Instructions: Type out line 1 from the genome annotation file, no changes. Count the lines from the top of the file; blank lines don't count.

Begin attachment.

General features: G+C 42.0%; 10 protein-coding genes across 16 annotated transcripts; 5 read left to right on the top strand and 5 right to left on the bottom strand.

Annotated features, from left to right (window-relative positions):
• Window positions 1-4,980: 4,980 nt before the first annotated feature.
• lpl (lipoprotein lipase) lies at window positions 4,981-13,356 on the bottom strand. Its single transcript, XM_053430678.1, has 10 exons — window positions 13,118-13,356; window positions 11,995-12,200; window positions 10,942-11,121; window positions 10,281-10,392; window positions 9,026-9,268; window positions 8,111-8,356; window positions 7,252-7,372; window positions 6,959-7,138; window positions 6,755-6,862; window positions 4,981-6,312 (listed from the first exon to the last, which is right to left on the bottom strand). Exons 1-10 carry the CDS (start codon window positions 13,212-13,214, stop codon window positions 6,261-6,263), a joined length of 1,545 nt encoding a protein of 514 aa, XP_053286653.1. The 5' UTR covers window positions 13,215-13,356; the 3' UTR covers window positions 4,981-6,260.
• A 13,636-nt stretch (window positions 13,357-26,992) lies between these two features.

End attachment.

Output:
General features: G+C 42.0%; 10 protein-coding genes across 16 annotated transcripts; 5 read left to right on the top strand and 5 right to left on the bottom strand.